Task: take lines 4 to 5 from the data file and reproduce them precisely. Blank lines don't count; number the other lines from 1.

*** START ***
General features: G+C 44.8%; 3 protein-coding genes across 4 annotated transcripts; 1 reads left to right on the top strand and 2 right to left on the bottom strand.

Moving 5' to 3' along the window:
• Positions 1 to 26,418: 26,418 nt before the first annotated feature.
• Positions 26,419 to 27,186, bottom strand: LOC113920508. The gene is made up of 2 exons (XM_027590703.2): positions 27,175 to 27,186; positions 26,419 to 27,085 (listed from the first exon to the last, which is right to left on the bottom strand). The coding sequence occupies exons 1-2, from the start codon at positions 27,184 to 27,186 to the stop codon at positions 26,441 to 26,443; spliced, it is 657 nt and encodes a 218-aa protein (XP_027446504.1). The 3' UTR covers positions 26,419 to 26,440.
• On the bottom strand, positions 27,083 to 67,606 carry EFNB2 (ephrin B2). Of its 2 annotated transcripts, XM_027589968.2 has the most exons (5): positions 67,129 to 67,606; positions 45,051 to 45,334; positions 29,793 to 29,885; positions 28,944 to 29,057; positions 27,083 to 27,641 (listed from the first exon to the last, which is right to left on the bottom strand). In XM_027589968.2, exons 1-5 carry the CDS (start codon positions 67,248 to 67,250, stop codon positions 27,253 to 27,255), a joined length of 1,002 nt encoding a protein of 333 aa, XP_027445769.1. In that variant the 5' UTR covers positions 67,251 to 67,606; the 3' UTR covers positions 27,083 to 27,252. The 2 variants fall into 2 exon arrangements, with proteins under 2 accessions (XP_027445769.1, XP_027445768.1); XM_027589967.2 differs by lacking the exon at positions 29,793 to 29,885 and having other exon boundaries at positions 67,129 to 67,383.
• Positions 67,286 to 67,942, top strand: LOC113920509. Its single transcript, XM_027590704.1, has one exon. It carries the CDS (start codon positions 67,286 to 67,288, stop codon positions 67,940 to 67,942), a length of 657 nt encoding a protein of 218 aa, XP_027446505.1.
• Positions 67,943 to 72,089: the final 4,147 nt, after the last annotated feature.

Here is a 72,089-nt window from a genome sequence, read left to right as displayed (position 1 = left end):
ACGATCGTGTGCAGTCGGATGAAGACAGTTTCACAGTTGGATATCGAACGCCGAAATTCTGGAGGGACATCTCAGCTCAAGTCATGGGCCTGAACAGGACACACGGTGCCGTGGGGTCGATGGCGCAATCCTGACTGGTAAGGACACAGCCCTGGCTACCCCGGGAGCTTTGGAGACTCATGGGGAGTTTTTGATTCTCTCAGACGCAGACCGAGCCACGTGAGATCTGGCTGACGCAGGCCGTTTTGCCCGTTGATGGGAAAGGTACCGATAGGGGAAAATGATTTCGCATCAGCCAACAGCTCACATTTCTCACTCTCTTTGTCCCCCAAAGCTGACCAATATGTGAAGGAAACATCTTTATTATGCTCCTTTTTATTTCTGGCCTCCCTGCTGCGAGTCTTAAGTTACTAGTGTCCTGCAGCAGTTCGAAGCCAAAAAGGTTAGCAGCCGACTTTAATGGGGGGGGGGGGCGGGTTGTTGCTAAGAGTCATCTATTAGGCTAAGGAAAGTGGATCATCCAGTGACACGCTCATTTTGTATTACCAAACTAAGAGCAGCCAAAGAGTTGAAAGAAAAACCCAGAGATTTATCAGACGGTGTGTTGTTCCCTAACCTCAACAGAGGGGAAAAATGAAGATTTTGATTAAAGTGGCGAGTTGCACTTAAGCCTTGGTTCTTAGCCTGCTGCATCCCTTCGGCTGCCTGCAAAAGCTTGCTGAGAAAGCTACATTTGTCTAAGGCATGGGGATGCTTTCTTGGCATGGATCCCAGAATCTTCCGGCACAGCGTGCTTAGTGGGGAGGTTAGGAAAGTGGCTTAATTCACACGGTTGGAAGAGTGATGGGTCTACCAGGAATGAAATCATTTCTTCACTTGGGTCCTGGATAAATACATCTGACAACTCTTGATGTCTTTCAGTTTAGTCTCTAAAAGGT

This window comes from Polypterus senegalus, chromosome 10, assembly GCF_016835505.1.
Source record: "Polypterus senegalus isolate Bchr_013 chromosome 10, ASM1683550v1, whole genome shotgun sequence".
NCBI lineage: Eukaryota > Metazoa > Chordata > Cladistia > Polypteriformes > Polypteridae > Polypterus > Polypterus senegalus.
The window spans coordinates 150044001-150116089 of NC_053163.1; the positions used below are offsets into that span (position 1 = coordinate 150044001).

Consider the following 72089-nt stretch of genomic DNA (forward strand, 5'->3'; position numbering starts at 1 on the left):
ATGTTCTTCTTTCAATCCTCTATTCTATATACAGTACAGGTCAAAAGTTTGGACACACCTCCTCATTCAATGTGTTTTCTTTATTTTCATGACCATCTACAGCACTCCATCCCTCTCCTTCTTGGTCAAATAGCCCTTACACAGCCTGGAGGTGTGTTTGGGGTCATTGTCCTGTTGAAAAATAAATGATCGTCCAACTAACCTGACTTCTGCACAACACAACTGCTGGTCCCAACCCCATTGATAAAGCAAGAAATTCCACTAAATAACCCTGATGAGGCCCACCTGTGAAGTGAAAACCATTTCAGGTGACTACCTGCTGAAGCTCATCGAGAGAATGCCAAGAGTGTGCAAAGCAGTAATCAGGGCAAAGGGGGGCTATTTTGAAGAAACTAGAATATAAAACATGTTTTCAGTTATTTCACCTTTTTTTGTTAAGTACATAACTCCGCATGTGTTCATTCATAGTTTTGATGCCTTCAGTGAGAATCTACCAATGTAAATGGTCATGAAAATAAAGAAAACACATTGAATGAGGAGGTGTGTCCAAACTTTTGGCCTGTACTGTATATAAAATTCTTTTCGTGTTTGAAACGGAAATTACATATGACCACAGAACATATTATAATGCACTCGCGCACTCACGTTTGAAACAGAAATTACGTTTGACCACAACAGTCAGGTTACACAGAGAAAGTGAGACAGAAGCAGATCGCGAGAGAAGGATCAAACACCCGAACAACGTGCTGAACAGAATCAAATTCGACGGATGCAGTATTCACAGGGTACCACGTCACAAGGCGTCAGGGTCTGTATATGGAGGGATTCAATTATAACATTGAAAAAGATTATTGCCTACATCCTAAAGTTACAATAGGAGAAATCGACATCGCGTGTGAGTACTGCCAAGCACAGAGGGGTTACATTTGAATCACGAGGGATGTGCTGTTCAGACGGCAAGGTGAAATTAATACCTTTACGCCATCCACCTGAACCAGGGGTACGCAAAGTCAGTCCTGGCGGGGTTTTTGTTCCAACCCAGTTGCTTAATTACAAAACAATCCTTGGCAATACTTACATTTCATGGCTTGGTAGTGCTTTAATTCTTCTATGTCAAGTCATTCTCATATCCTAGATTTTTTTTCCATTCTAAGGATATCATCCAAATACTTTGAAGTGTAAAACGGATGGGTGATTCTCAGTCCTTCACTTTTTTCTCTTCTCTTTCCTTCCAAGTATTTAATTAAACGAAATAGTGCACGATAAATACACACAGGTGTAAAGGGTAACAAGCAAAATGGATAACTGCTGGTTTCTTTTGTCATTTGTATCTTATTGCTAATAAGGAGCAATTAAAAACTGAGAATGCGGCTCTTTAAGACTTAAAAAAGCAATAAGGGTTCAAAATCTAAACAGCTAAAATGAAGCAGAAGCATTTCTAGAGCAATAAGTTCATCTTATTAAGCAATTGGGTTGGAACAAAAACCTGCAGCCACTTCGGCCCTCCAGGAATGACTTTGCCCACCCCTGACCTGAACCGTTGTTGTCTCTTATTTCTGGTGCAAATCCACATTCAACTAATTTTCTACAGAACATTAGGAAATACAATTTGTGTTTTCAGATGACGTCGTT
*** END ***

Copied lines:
• Positions 26,419 to 27,186, bottom strand: LOC113920508. The gene is made up of 2 exons (XM_027590703.2): positions 27,175 to 27,186; positions 26,419 to 27,085 (listed from the first exon to the last, which is right to left on the bottom strand). The coding sequence occupies exons 1-2, from the start codon at positions 27,184 to 27,186 to the stop codon at positions 26,441 to 26,443; spliced, it is 657 nt and encodes a 218-aa protein (XP_027446504.1). The 3' UTR covers positions 26,419 to 26,440.
• On the bottom strand, positions 27,083 to 67,606 carry EFNB2 (ephrin B2). Of its 2 annotated transcripts, XM_027589968.2 has the most exons (5): positions 67,129 to 67,606; positions 45,051 to 45,334; positions 29,793 to 29,885; positions 28,944 to 29,057; positions 27,083 to 27,641 (listed from the first exon to the last, which is right to left on the bottom strand). In XM_027589968.2, exons 1-5 carry the CDS (start codon positions 67,248 to 67,250, stop codon positions 27,253 to 27,255), a joined length of 1,002 nt encoding a protein of 333 aa, XP_027445769.1. In that variant the 5' UTR covers positions 67,251 to 67,606; the 3' UTR covers positions 27,083 to 27,252. The 2 variants fall into 2 exon arrangements, with proteins under 2 accessions (XP_027445769.1, XP_027445768.1); XM_027589967.2 differs by lacking the exon at positions 29,793 to 29,885 and having other exon boundaries at positions 67,129 to 67,383.